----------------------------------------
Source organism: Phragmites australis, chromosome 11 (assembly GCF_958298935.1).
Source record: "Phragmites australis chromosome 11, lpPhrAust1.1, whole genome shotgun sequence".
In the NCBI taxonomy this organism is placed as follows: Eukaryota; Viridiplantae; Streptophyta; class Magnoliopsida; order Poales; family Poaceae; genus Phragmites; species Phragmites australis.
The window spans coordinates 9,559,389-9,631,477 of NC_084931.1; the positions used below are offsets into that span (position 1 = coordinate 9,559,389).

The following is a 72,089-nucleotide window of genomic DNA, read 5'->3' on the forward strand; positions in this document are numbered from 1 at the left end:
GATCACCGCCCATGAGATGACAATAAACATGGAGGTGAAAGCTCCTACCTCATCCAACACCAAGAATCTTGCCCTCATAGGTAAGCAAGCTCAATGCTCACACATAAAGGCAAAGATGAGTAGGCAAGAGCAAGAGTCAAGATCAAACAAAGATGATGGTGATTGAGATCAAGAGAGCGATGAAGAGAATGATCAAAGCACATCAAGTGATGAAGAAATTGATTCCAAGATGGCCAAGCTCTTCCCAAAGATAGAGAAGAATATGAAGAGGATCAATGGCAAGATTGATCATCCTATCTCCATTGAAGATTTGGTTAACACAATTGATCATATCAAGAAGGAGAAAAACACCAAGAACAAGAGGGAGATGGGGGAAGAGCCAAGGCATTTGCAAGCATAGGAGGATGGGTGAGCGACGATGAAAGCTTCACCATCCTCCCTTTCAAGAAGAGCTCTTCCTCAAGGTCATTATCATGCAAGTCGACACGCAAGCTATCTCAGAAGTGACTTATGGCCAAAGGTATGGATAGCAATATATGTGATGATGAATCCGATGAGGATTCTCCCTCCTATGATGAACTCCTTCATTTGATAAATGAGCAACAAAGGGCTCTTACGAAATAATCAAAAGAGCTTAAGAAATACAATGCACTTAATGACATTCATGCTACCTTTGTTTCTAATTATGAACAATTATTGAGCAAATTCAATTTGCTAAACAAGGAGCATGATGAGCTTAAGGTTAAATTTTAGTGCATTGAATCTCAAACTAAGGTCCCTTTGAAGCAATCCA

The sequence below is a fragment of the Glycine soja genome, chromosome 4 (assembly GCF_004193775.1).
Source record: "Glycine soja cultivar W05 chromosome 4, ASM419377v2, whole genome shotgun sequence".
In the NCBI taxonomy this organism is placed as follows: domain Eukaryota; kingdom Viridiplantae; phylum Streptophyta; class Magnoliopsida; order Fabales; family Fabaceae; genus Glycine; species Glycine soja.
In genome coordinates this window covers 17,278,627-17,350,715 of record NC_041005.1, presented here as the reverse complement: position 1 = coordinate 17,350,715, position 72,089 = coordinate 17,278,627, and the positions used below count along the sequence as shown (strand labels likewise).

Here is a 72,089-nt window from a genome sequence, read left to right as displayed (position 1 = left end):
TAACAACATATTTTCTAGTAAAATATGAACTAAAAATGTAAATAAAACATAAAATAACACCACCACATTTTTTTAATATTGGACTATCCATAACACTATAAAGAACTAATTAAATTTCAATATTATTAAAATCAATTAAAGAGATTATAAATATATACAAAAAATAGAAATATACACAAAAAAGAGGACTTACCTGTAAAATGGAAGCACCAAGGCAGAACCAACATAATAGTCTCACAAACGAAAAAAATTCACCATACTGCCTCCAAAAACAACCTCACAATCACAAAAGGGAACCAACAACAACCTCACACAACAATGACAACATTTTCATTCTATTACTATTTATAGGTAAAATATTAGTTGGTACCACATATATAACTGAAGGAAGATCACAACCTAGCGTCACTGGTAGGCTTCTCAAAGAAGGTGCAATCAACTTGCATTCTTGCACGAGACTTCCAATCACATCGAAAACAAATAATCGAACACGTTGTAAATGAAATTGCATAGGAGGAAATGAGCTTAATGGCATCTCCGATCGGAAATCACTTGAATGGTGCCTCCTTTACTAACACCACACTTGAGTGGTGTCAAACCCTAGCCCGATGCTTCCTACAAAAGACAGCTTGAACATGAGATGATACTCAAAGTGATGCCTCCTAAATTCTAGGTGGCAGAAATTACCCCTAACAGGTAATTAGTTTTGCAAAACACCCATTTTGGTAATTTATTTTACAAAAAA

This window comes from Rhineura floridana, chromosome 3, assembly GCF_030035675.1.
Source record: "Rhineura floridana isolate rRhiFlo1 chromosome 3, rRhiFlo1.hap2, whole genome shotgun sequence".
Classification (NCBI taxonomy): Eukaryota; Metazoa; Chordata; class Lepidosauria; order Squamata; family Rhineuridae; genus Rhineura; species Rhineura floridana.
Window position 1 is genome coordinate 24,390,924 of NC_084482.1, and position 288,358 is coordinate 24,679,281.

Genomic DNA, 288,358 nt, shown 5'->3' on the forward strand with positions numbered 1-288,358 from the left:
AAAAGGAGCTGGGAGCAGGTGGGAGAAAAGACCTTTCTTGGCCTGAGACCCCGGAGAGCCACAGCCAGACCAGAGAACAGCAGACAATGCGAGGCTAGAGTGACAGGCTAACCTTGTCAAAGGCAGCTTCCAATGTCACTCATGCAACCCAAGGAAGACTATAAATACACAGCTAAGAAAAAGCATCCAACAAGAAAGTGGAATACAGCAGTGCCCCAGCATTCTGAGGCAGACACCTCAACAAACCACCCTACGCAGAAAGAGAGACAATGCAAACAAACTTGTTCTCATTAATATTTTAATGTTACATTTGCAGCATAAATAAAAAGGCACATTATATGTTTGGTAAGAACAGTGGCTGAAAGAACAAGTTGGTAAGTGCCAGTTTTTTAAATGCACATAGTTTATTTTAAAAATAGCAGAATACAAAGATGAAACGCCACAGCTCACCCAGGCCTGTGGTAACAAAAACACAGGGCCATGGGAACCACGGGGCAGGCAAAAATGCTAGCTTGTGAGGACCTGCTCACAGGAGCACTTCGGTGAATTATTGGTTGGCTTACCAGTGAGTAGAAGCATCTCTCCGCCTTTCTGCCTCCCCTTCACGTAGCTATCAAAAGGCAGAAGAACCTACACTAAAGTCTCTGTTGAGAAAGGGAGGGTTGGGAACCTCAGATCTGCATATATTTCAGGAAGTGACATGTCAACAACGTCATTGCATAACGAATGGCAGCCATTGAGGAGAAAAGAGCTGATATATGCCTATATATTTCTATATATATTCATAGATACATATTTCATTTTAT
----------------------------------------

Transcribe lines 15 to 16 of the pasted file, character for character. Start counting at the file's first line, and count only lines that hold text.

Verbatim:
Classification (NCBI taxonomy): Eukaryota; Metazoa; Chordata; class Lepidosauria; order Squamata; family Rhineuridae; genus Rhineura; species Rhineura floridana.
Window position 1 is genome coordinate 24,390,924 of NC_084482.1, and position 288,358 is coordinate 24,679,281.